These are, indeed, events of ancient times; but human nature is always the fame, and every age will afford us instances of publick censures influenced by events. The great business of the middle centuries, was the holy war; which undoubtedly was a noble project, and was for a long time profecuted with a spirit equal to that with which it had been contrived: but the ardour of the European heroes only hurried them to destruction; for a long time they could not gain the territories for which they fought, and, when at last gained, they could not keep them: their expeditions, therefore, have been the scoff of idleness and ignorance, their understanding and their virtue have been equally vili

G 3 fied,

fied, their conduct has been ridiculed, and their cauic has been defamed.

When Columbus had engaged king Ferdinand in the discovery of the other hemisphere, the failors, with whom he embarked in the expedition, bad f& little confidence in their commander, that after having been long at sea looking for coasts, which they expected never to find, they raised a genera] mutiny, and demanded to return. He found means to sooth them into a permission to continue the fame course three days longer, and on the evening of the third day descried land. Had the impatience of his crew denied him a sew hours of the time requested, what had been his fate but to have come back with the insamy of a vain projector, who bad betrayed the king's credulity to useless ex. pences, and risked his lise in seeking countries chat had no existence? how would thole that had rejected his propoffals, have triumphed in their acuteness? and when would his name have been mentioned, but with the makers of potable gold and malleable glass?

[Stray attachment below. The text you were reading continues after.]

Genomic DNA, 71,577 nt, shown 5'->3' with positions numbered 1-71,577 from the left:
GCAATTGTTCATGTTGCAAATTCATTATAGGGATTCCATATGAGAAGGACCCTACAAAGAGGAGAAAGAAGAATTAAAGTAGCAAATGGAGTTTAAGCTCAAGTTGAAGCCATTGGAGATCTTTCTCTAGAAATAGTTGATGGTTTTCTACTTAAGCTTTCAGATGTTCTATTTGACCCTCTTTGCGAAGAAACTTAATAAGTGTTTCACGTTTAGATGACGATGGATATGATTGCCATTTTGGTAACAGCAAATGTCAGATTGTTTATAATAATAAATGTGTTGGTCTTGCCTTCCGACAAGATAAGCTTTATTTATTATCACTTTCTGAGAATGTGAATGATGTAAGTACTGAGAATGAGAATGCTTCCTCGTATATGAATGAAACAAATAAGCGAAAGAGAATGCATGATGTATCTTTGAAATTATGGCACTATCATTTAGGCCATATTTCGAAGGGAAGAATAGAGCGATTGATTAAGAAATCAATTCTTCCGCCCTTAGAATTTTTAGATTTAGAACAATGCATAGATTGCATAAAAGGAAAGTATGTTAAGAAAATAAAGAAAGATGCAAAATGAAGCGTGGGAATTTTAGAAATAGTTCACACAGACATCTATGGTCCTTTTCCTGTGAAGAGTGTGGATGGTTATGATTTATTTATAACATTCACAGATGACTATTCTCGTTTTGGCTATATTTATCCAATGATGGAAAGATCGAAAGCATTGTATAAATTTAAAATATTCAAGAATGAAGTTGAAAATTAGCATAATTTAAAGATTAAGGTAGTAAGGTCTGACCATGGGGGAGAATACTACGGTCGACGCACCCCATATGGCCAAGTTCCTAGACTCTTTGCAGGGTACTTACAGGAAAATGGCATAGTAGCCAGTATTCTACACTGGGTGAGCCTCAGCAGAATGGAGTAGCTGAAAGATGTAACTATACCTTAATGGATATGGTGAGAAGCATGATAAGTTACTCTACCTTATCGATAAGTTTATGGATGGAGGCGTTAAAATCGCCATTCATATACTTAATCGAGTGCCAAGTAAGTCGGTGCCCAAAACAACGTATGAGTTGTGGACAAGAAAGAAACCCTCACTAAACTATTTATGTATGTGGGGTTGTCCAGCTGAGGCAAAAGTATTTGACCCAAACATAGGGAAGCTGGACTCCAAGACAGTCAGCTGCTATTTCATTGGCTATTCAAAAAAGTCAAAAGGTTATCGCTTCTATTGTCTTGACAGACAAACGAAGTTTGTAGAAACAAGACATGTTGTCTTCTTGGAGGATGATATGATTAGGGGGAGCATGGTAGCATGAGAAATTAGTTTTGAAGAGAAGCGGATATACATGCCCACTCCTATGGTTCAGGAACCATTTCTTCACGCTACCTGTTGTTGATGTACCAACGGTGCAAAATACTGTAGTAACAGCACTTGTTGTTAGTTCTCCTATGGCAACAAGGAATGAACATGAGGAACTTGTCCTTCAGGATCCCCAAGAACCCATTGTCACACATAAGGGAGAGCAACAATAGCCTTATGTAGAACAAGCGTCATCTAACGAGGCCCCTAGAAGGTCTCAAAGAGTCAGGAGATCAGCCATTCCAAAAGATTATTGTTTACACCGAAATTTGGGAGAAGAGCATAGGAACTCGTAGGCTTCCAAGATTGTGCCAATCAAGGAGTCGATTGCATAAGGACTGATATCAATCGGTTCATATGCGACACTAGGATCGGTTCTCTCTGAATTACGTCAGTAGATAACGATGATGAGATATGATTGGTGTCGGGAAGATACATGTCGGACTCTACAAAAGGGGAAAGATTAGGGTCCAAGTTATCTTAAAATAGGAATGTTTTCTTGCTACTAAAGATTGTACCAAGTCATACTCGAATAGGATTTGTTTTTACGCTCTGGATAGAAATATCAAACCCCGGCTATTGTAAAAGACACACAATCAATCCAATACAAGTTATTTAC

The last royal projectors with whom the world has been troubled, were Charles of Sweden and the Czjr of Muscovy. Charles, is any judgment may be formed of his designs by his measures and his enquiries, had purpofed first to dethrone the Czar, then to lead his army through pathless defarts into China, thence to make his way by the sword through the whole circuit of Jfia% and by the conquest of lurkty to unite Sweden with his new dominions: but this mighty project was crustted at Pnltou:*; and Chat'.a has since been considered as a madman by


thofe powers, who sent their ambassadors to solicit his friendship, and their generals "to learn under "him the art of was."

The Qzar found employment sufficient in his own dominions, and amused himself in digging canals, and building cities; murdering his subjects with insufferable fatigues, and transplanting nations from one corner of his dominions to another,. without regretting the thoufands that perished on the way: but he attained his. end, he made his people formidable, and is numbered by fame among the demi-gods.

J am far from intending to vindicate the fanguinary projects of heroes and conquerors, and would wish rather to diminish the reputation of their success, than the insamy of their miscarriages: for I cannot conceive, why he that has burnt cities, wasted nations, and filled the world with horror and desolation, Ihoujd be more kindly regarded by mankind, than he that died in the rudiments of wickedness; why he that accomplished mischief should be glorious, and he that only endeavoured it ihould be criminal. I would wish Cæsar and Catiline, Xerxes a.od 4U*«nder, Cburles and Peter, huddled together in obscurity or detestation,

But there is another species of projectors, to whom I would willingly conciliate mankind; whofe ends are generally laudable, and whofe labours are innocent; who are searching out new powers of nature, or contriving new works of art; but who are yet persecuted with incessant obloquy, and whom the univerfal contempt with which they are treated, often debars from that success which their